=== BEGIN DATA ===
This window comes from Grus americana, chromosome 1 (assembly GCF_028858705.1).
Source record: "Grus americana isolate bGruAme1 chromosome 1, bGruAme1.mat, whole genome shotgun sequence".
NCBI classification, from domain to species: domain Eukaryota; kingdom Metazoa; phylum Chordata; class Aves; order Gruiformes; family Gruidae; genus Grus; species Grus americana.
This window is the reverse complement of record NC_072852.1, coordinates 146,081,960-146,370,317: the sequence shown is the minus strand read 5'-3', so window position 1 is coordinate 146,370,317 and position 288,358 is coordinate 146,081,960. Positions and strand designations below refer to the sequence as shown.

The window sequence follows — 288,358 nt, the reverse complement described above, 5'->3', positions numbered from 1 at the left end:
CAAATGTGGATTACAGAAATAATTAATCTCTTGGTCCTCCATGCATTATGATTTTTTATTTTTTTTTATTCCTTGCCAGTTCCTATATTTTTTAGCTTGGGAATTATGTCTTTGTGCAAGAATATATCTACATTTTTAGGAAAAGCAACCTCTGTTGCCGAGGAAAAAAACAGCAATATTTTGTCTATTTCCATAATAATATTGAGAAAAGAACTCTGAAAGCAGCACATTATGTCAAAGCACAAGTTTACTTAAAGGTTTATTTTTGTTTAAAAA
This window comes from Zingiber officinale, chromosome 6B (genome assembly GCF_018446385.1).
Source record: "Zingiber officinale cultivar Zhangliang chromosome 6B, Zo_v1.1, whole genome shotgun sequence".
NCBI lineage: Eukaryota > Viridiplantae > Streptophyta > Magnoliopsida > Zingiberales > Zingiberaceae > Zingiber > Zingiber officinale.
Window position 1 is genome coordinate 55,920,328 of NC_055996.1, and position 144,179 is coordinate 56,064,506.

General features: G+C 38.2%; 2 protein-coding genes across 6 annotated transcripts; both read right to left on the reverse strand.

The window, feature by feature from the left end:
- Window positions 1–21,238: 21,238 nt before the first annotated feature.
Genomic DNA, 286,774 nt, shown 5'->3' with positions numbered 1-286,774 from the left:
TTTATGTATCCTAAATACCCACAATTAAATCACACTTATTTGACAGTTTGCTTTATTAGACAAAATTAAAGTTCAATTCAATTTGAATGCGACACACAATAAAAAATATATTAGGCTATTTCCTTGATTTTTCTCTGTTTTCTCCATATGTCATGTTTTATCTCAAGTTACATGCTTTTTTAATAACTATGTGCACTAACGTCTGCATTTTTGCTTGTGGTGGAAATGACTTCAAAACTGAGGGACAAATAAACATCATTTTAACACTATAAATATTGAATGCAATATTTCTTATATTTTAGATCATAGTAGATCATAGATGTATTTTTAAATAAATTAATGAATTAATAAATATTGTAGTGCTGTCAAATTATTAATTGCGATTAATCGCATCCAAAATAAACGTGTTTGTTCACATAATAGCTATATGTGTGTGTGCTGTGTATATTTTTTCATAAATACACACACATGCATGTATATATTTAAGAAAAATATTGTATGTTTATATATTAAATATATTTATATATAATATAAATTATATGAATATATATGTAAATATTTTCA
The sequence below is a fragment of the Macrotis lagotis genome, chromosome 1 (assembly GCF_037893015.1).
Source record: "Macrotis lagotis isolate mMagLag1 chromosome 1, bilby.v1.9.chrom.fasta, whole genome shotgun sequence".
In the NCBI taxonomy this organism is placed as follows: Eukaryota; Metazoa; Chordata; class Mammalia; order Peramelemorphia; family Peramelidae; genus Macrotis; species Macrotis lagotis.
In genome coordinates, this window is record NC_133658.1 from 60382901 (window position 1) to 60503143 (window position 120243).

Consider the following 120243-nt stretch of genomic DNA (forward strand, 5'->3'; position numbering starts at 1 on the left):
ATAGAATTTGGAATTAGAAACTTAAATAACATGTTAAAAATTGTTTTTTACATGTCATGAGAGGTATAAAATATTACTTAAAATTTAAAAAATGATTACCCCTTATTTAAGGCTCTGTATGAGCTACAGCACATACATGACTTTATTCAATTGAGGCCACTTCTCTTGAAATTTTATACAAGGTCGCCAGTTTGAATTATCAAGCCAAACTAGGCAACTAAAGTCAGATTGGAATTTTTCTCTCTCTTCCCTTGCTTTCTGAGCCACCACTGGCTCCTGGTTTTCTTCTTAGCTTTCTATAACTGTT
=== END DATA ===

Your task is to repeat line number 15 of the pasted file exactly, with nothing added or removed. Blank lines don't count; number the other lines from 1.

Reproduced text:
TTTATGTATCCTAAATACCCACAATTAAATCACACTTATTTGACAGTTTGCTTTATTAGACAAAATTAAAGTTCAATTCAATTTGAATGCGACACACAATAAAAAATATATTAGGCTATTTCCTTGATTTTTCTCTGTTTTCTCCATATGTCATGTTTTATCTCAAGTTACATGCTTTTTTAATAACTATGTGCACTAACGTCTGCATTTTTGCTTGTGGTGGAAATGACTTCAAAACTGAGGGACAAATAAACATCATTTTAACACTATAAATATTGAATGCAATATTTCTTATATTTTAGATCATAGTAGATCATAGATGTATTTTTAAATAAATTAATGAATTAATAAATATTGTAGTGCTGTCAAATTATTAATTGCGATTAATCGCATCCAAAATAAACGTGTTTGTTCACATAATAGCTATATGTGTGTGTGCTGTGTATATTTTTTCATAAATACACACACATGCATGTATATATTTAAGAAAAATATTGTATGTTTATATATTAAATATATTTATATATAATATAAATTATATGAATATATATGTAAATATTTTCA